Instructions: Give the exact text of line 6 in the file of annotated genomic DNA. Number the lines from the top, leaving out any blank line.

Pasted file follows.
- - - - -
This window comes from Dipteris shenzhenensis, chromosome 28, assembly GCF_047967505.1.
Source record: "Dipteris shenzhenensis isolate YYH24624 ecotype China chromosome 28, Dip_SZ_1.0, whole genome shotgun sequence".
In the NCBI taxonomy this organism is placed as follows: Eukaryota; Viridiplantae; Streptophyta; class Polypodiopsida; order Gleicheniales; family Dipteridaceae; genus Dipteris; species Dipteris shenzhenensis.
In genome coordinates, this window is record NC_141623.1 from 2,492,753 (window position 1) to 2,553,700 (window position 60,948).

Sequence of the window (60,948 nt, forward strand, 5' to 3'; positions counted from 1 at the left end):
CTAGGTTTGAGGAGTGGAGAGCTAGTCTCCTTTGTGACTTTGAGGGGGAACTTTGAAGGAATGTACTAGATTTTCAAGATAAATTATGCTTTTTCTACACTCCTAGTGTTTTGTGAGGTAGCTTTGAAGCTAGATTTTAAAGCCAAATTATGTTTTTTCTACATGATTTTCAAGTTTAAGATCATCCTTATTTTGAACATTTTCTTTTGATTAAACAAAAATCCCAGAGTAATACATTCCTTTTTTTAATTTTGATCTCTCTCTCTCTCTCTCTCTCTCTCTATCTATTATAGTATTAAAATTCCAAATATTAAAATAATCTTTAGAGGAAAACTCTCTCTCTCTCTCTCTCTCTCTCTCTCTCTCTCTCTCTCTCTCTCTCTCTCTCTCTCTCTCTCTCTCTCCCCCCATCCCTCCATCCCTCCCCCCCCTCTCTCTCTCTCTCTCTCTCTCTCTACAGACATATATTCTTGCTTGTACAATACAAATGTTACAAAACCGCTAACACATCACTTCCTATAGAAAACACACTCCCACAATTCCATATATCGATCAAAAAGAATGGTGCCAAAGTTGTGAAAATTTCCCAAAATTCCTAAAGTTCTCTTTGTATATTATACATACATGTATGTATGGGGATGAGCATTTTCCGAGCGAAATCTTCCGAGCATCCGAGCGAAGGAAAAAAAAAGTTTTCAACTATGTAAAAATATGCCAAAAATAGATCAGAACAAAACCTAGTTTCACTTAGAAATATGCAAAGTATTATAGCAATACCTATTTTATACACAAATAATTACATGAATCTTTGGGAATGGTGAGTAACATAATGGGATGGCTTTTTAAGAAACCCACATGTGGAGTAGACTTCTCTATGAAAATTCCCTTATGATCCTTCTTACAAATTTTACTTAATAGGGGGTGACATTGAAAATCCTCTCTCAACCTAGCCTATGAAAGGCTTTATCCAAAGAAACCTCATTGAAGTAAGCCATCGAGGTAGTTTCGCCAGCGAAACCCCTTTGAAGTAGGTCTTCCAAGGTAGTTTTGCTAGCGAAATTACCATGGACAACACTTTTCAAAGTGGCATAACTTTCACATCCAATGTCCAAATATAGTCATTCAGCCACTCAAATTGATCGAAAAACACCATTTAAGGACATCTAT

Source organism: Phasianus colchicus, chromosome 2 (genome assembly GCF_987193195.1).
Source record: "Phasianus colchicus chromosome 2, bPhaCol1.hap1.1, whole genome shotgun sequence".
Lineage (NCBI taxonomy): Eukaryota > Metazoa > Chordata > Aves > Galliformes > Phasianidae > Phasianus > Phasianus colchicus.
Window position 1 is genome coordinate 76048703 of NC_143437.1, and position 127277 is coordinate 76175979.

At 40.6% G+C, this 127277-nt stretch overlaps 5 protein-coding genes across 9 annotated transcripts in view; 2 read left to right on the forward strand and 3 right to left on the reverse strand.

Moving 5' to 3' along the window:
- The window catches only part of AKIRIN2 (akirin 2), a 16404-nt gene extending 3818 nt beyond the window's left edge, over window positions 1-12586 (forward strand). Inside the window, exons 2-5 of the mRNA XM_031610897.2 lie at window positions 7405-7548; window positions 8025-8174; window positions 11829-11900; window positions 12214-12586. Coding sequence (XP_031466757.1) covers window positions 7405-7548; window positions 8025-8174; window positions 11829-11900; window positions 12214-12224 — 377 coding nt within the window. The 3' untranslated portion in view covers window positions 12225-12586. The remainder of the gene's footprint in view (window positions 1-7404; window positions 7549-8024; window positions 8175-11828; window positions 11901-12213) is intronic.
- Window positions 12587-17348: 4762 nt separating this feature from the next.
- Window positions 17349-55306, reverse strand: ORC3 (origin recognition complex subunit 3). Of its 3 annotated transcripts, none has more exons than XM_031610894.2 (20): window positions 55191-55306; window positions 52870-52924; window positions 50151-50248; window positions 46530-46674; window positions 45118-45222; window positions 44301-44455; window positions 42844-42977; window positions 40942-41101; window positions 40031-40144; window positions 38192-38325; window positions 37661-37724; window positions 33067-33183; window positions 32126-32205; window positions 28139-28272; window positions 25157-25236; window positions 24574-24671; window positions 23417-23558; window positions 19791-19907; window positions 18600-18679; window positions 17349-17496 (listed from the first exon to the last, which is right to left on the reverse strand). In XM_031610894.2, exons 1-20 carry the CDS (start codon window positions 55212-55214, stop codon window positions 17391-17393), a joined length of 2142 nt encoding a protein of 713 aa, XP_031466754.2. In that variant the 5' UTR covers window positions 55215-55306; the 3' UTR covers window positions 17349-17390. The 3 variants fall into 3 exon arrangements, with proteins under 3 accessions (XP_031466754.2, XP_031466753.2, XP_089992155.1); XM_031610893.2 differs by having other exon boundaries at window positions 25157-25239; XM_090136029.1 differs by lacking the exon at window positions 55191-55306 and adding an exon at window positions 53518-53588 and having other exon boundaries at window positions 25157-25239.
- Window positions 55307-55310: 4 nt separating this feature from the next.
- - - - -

CTAGGTTTGAGGAGTGGAGAGCTAGTCTCCTTTGTGACTTTGAGGGGGAACTTTGAAGGAATGTACTAGATTTTCAAGATAAATTATGCTTTTTCTACACTCCTAGTGTTTTGTGAGGTAGCTTTGAAGCTAGATTTTAAAGCCAAATTATGTTTTTTCTACATGATTTTCAAGTTTAAGATCATCCTTATTTTGAACATTTTCTTTTGATTAAACAAAAATCCCAGAGTAATACATTCCTTTTTTTAATTTTGATCTCTCTCTCTCTCTCTCTCTCTCTCTATCTATTATAGTATTAAAATTCCAAATATTAAAATAATCTTTAGAGGAAAACTCTCTCTCTCTCTCTCTCTCTCTCTCTCTCTCTCTCTCTCTCTCTCTCTCTCTCTCTCTCTCTCTCTCTCCCCCCATCCCTCCATCCCTCCCCCCCCTCTCTCTCTCTCTCTCTCTCTCTCTACAGACATATATTCTTGCTTGTACAATACAAATGTTACAAAACCGCTAACACATCACTTCCTATAGAAAACACACTCCCACAATTCCATATATCGATCAAAAAGAATGGTGCCAAAGTTGTGAAAATTTCCCAAAATTCCTAAAGTTCTCTTTGTATATTATACATACATGTATGTATGGGGATGAGCATTTTCCGAGCGAAATCTTCCGAGCATCCGAGCGAAGGAAAAAAAAAGTTTTCAACTATGTAAAAATATGCCAAAAATAGATCAGAACAAAACCTAGTTTCACTTAGAAATATGCAAAGTATTATAGCAATACCTATTTTATACACAAATAATTACATGAATCTTTGGGAATGGTGAGTAACATAATGGGATGGCTTTTTAAGAAACCCACATGTGGAGTAGACTTCTCTATGAAAATTCCCTTATGATCCTTCTTACAAATTTTACTTAATAGGGGGTGACATTGAAAATCCTCTCTCAACCTAGCCTATGAAAGGCTTTATCCAAAGAAACCTCATTGAAGTAAGCCATCGAGGTAGTTTCGCCAGCGAAACCCCTTTGAAGTAGGTCTTCCAAGGTAGTTTTGCTAGCGAAATTACCATGGACAACACTTTTCAAAGTGGCATAACTTTCACATCCAATGTCCAAATATAGTCATTCAGCCACTCAAATTGATCGAAAAACACCATTTAAGGACATCTAT